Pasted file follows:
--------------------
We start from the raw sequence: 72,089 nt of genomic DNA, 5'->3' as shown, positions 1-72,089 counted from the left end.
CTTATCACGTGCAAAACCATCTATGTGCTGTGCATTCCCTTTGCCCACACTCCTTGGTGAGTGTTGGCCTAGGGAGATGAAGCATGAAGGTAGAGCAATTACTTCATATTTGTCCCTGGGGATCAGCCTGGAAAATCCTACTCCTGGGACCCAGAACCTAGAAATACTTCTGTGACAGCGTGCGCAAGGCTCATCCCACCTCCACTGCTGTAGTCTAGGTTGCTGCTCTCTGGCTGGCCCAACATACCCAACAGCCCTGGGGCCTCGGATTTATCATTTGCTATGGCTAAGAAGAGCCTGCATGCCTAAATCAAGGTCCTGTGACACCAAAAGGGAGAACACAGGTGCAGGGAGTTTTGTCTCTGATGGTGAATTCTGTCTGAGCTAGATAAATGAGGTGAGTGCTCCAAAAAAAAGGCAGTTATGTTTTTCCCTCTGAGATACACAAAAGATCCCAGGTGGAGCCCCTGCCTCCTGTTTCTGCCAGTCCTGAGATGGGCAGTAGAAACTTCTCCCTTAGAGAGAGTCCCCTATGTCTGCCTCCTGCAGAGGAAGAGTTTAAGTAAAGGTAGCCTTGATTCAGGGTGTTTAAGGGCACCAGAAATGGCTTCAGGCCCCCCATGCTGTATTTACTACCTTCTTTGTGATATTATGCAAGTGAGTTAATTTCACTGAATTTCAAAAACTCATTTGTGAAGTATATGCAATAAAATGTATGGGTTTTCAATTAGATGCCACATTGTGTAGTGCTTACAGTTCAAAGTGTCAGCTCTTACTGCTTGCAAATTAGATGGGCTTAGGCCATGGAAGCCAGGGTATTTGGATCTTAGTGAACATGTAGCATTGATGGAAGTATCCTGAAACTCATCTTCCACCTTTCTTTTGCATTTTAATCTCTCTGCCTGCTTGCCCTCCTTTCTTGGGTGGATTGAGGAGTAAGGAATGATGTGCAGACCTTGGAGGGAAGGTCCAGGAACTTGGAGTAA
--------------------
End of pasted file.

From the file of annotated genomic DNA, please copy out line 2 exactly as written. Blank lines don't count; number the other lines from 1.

CTTATCACGTGCAAAACCATCTATGTGCTGTGCATTCCCTTTGCCCACACTCCTTGGTGAGTGTTGGCCTAGGGAGATGAAGCATGAAGGTAGAGCAATTACTTCATATTTGTCCCTGGGGATCAGCCTGGAAAATCCTACTCCTGGGACCCAGAACCTAGAAATACTTCTGTGACAGCGTGCGCAAGGCTCATCCCACCTCCACTGCTGTAGTCTAGGTTGCTGCTCTCTGGCTGGCCCAACATACCCAACAGCCCTGGGGCCTCGGATTTATCATTTGCTATGGCTAAGAAGAGCCTGCATGCCTAAATCAAGGTCCTGTGACACCAAAAGGGAGAACACAGGTGCAGGGAGTTTTGTCTCTGATGGTGAATTCTGTCTGAGCTAGATAAATGAGGTGAGTGCTCCAAAAAAAAGGCAGTTATGTTTTTCCCTCTGAGATACACAAAAGATCCCAGGTGGAGCCCCTGCCTCCTGTTTCTGCCAGTCCTGAGATGGGCAGTAGAAACTTCTCCCTTAGAGAGAGTCCCCTATGTCTGCCTCCTGCAGAGGAAGAGTTTAAGTAAAGGTAGCCTTGATTCAGGGTGTTTAAGGGCACCAGAAATGGCTTCAGGCCCCCCATGCTGTATTTACTACCTTCTTTGTGATATTATGCAAGTGAGTTAATTTCACTGAATTTCAAAAACTCATTTGTGAAGTATATGCAATAAAATGTATGGGTTTTCAATTAGATGCCACATTGTGTAGTGCTTACAGTTCAAAGTGTCAGCTCTTACTGCTTGCAAATTAGATGGGCTTAGGCCATGGAAGCCAGGGTATTTGGATCTTAGTGAACATGTAGCATTGATGGAAGTATCCTGAAACTCATCTTCCACCTTTCTTTTGCATTTTAATCTCTCTGCCTGCTTGCCCTCCTTTCTTGGGTGGATTGAGGAGTAAGGAATGATGTGCAGACCTTGGAGGGAAGGTCCAGGAACTTGGAGTAA